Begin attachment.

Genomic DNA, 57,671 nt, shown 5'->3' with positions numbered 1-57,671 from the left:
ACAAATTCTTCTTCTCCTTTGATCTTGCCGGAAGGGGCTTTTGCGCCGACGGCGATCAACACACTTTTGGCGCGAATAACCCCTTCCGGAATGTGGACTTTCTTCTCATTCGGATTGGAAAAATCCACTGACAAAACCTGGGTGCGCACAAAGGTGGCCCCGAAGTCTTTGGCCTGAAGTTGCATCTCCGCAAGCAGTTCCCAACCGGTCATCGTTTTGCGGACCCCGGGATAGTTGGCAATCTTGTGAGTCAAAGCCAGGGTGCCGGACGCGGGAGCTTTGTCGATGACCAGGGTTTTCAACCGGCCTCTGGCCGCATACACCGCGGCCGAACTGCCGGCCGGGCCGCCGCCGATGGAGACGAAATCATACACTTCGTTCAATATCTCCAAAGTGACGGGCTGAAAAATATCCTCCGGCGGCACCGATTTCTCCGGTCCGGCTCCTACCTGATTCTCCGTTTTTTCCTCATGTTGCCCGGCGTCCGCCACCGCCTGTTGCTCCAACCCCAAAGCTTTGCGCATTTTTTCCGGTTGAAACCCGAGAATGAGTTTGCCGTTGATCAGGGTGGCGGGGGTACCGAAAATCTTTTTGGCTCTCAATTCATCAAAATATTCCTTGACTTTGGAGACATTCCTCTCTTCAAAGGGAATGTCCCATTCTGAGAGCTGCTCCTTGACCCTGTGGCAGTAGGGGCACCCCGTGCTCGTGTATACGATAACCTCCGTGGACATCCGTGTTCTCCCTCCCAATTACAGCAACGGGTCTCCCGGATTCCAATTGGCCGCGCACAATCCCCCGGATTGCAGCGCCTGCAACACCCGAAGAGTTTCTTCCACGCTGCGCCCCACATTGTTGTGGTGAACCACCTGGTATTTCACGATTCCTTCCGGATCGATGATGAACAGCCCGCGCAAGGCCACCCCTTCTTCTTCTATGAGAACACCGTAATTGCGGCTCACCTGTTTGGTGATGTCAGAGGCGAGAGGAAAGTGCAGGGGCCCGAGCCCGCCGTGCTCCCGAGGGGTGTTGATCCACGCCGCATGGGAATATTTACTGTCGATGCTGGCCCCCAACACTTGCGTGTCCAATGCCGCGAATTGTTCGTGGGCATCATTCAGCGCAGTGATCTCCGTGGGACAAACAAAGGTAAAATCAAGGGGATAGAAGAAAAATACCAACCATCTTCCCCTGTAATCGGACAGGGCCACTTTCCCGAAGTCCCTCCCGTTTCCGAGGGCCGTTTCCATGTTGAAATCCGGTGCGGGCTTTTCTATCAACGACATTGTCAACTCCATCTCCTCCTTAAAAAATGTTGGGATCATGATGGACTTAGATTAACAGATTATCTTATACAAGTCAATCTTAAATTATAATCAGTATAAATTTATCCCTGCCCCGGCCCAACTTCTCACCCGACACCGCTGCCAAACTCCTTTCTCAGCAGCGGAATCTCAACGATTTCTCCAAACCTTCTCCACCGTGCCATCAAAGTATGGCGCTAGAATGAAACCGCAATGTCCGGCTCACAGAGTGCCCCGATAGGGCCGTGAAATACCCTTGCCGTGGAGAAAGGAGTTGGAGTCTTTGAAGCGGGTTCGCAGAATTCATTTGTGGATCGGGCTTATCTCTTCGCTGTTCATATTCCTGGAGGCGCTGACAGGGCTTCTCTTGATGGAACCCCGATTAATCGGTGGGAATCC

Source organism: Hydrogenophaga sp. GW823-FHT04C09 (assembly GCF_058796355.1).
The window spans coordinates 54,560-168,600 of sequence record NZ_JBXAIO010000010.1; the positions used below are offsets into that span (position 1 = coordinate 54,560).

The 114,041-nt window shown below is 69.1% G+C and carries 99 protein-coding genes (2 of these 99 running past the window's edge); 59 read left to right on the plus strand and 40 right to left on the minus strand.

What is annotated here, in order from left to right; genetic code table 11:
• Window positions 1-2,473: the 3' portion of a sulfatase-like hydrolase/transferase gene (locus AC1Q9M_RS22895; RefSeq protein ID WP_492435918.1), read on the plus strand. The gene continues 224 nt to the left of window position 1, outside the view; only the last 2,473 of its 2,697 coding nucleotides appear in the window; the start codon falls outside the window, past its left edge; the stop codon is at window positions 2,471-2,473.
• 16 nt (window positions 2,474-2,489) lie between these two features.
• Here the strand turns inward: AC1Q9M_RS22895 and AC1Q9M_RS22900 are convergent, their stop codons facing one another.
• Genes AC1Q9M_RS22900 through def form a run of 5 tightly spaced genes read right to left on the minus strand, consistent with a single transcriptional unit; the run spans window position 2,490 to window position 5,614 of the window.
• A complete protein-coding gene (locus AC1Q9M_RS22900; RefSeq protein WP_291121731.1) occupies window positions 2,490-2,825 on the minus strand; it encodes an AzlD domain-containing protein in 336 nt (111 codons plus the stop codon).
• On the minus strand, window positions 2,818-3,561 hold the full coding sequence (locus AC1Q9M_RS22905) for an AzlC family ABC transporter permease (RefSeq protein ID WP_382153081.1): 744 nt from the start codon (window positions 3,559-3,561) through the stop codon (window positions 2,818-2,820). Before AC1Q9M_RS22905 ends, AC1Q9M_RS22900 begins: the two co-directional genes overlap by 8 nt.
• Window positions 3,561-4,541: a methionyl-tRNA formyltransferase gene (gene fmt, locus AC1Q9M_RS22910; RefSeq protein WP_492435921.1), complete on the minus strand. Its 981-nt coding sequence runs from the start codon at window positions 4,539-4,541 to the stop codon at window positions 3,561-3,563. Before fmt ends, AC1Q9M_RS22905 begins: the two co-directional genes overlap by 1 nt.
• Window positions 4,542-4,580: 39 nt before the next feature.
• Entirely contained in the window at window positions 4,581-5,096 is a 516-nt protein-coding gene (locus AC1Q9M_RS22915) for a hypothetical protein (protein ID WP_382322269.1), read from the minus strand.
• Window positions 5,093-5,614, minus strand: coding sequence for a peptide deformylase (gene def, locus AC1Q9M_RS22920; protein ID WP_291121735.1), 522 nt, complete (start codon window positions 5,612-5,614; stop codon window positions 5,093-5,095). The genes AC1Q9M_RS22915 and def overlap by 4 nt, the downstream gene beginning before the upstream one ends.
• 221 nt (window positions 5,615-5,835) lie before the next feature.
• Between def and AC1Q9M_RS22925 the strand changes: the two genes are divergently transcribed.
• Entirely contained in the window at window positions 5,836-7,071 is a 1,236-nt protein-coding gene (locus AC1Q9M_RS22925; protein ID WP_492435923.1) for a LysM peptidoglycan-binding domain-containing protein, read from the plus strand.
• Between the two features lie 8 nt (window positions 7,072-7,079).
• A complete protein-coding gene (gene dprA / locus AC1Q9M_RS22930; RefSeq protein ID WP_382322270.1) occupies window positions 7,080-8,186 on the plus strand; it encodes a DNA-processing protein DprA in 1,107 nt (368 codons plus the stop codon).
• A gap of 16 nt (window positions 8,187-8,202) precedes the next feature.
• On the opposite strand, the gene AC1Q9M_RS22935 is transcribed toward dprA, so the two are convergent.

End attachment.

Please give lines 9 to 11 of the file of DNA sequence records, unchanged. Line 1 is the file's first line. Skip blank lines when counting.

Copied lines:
• Here the strand turns inward: AC1Q9M_RS22895 and AC1Q9M_RS22900 are convergent, their stop codons facing one another.
• Genes AC1Q9M_RS22900 through def form a run of 5 tightly spaced genes read right to left on the minus strand, consistent with a single transcriptional unit; the run spans window position 2,490 to window position 5,614 of the window.
• A complete protein-coding gene (locus AC1Q9M_RS22900; RefSeq protein WP_291121731.1) occupies window positions 2,490-2,825 on the minus strand; it encodes an AzlD domain-containing protein in 336 nt (111 codons plus the stop codon).